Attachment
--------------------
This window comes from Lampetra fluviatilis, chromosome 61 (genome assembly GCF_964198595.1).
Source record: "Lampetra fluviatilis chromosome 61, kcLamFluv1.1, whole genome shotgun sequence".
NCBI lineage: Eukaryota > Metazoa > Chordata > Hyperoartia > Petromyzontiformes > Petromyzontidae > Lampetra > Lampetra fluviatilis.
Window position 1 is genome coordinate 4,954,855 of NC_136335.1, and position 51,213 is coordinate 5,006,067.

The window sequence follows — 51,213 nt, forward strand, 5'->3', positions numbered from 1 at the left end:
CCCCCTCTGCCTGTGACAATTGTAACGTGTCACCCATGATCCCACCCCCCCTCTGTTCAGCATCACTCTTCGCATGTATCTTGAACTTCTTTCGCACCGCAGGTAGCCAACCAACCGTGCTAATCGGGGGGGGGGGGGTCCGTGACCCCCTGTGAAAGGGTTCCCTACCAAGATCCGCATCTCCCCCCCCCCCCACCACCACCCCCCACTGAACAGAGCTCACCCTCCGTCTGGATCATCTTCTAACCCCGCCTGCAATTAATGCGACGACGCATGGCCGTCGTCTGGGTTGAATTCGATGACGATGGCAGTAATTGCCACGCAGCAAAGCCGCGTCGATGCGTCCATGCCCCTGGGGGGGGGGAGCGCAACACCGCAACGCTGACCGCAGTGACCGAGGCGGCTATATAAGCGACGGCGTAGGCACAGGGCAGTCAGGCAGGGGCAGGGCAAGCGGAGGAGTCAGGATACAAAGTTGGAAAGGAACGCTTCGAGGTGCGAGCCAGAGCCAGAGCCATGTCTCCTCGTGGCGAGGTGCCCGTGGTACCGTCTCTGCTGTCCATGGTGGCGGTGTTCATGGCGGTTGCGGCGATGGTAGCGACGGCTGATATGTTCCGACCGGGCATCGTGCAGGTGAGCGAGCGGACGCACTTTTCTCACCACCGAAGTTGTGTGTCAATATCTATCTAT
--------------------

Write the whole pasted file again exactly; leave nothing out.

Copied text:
This window comes from Lampetra fluviatilis, chromosome 61 (genome assembly GCF_964198595.1).
Source record: "Lampetra fluviatilis chromosome 61, kcLamFluv1.1, whole genome shotgun sequence".
NCBI lineage: Eukaryota > Metazoa > Chordata > Hyperoartia > Petromyzontiformes > Petromyzontidae > Lampetra > Lampetra fluviatilis.
Window position 1 is genome coordinate 4,954,855 of NC_136335.1, and position 51,213 is coordinate 5,006,067.

The window sequence follows — 51,213 nt, forward strand, 5'->3', positions numbered from 1 at the left end:
CCCCCTCTGCCTGTGACAATTGTAACGTGTCACCCATGATCCCACCCCCCCTCTGTTCAGCATCACTCTTCGCATGTATCTTGAACTTCTTTCGCACCGCAGGTAGCCAACCAACCGTGCTAATCGGGGGGGGGGGGGTCCGTGACCCCCTGTGAAAGGGTTCCCTACCAAGATCCGCATCTCCCCCCCCCCCCACCACCACCCCCCACTGAACAGAGCTCACCCTCCGTCTGGATCATCTTCTAACCCCGCCTGCAATTAATGCGACGACGCATGGCCGTCGTCTGGGTTGAATTCGATGACGATGGCAGTAATTGCCACGCAGCAAAGCCGCGTCGATGCGTCCATGCCCCTGGGGGGGGGGAGCGCAACACCGCAACGCTGACCGCAGTGACCGAGGCGGCTATATAAGCGACGGCGTAGGCACAGGGCAGTCAGGCAGGGGCAGGGCAAGCGGAGGAGTCAGGATACAAAGTTGGAAAGGAACGCTTCGAGGTGCGAGCCAGAGCCAGAGCCATGTCTCCTCGTGGCGAGGTGCCCGTGGTACCGTCTCTGCTGTCCATGGTGGCGGTGTTCATGGCGGTTGCGGCGATGGTAGCGACGGCTGATATGTTCCGACCGGGCATCGTGCAGGTGAGCGAGCGGACGCACTTTTCTCACCACCGAAGTTGTGTGTCAATATCTATCTAT